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Camera House : Better Pictures 7
Feature happy holidays darran’s Top Tips 1Use Aperture Priority (‘A’ mode) as much as possible. You set the aperture and the camera sets the shutter speed for you. It allows for excellent control over the look of your final result. 2Use f/5.6 for people/portrait images with a telephoto lens (around 100mm). Also, if you or your subject is moving, use f/5.6. The reason for this is you will usually be offered a faster shutter speed to help freeze the movement. (See point 6.) 3Use f/11 for landscapes or creative subjects. This helps to offer more. Area of sharpness (depth of field). If the shutter speed drops below 1/60th of a second with a standard lens or wider, consider a tripod. If a telephoto lens, you might need a faster shutter speed to hand hold. 4 Get to know your Exposure Compensation system. It allows you to darken or lighten your photo. It is a +/- button, found on most cameras. If your photo looks too dark, go to the plus range by one (one stop) and see how it looks. If the image looks too bright (washed out) go to the minus range by one. You will quickly learn how this works. 5Don’t be scared to use Program (‘P’ mode) for simple snap-and-shoot occasions or in particular for flash use. I regularly use ‘P’ mode with flash. The success rate is 99%. In time, you will learn other skills and different modes to be more creative with your flash. 6Use your ISO control to your advantage. I shoot as much as possible at 200 ISO. However, I will increase to 400 or 800 ISO for lower light situations. If required, I will go even further to 1600 and 3200 ISO. (Some cameras do not handle the last two settings very well.) 7Isolate your key subject if possible from distracting or busy backgrounds. Many nice looking images have clean and simple backgrounds to the key subject. 8 If your goal is to produce the best image quality, shoot in RAW. 14 012_Bpics7_Travel_v5.indd 14 24/11/11 8:39 AM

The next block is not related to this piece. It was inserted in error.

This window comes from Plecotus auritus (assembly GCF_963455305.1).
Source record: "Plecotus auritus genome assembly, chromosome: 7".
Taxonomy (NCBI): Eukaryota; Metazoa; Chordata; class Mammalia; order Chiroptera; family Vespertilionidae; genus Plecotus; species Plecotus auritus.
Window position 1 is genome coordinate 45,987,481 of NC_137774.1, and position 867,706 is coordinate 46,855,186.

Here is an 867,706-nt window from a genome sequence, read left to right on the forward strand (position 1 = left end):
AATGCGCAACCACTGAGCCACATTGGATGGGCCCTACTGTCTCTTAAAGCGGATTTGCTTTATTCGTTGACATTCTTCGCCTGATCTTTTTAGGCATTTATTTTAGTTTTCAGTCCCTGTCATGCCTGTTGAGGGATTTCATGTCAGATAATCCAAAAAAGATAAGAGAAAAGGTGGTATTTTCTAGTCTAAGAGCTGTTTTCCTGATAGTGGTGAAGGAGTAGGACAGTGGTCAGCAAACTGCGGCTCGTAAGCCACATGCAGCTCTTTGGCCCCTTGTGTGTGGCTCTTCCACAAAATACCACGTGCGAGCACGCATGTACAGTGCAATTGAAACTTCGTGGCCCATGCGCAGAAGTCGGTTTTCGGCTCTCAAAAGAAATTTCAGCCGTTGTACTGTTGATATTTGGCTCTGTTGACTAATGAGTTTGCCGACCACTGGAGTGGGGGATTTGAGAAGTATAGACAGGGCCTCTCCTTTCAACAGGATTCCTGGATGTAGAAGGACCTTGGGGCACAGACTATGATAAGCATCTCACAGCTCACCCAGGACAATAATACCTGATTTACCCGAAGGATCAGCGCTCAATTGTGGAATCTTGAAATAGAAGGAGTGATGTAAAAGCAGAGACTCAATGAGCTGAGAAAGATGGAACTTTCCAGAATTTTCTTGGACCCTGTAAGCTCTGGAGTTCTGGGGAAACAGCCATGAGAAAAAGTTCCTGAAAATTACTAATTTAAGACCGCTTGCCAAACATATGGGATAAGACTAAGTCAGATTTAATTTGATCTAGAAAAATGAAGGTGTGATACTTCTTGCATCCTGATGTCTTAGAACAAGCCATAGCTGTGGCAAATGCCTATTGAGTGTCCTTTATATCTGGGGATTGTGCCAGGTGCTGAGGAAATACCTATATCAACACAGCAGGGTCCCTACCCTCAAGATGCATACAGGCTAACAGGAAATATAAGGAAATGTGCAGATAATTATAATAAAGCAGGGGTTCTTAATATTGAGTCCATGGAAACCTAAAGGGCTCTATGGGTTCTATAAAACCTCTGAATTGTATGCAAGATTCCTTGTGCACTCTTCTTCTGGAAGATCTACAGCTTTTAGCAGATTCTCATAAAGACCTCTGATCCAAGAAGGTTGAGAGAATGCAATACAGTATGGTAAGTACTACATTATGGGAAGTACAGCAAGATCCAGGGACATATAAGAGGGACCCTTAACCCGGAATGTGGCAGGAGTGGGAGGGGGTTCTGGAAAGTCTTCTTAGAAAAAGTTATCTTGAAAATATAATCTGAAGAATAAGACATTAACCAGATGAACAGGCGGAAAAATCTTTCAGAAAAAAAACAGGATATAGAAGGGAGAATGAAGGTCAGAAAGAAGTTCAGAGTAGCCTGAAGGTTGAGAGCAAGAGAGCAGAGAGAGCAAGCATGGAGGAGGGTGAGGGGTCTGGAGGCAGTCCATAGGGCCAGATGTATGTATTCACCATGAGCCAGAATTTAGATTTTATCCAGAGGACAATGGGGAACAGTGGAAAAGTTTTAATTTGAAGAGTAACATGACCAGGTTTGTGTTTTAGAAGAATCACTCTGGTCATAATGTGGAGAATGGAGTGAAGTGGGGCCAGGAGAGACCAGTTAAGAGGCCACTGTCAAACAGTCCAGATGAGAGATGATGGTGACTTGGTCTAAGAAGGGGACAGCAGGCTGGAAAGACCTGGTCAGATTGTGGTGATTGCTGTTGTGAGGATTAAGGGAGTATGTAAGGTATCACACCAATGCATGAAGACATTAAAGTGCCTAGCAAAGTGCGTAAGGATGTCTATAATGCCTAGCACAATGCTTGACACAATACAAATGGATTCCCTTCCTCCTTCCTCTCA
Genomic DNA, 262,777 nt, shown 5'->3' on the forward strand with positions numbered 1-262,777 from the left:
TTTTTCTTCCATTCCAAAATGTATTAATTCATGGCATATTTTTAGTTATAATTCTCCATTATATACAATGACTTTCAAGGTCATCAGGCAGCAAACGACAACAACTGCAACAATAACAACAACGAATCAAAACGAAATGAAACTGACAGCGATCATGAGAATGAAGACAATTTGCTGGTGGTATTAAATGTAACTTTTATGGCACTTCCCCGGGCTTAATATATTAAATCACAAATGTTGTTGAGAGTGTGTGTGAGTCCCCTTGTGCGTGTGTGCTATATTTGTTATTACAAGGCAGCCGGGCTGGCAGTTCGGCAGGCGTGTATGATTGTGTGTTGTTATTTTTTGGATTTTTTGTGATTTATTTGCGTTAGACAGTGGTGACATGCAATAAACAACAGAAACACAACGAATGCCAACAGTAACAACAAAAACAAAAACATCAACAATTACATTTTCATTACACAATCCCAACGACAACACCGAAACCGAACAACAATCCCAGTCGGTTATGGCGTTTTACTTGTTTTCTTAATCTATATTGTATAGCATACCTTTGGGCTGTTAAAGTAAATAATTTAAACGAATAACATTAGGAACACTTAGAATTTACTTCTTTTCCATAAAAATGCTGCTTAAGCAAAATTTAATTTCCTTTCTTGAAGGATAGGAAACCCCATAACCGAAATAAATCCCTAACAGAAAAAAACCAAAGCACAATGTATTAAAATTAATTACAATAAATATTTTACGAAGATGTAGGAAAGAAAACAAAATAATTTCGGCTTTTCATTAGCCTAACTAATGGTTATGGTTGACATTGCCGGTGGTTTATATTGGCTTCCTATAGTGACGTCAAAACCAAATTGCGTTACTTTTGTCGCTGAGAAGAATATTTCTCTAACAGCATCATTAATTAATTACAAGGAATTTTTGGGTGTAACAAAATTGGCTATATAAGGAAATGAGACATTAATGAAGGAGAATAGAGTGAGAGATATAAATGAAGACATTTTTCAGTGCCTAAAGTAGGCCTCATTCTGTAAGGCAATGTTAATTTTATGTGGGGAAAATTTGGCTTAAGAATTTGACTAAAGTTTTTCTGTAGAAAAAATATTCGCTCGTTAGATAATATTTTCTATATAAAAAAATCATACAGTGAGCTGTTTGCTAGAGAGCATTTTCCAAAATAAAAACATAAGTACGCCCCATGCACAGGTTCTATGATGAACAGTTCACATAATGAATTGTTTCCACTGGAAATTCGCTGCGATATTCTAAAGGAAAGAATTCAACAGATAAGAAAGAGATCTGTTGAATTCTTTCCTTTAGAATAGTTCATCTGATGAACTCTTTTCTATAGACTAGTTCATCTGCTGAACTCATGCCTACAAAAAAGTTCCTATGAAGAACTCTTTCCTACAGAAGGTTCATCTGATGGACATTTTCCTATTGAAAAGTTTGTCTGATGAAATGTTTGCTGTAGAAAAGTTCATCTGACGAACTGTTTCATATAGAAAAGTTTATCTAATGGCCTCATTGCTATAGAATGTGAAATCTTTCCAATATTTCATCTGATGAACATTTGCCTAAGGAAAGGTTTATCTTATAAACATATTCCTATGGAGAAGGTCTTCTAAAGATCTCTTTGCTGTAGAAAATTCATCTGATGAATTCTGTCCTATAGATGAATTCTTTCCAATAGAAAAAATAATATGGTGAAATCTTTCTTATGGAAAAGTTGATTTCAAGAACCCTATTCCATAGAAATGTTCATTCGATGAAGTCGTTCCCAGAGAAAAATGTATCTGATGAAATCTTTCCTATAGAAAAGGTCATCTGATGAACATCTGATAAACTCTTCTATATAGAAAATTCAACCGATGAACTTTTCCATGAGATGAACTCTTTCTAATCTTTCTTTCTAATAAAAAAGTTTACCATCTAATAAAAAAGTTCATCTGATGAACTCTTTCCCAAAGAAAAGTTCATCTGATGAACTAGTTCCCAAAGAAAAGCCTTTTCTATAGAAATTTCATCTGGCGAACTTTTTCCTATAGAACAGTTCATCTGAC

Better Pictures 6
Better Pictures 8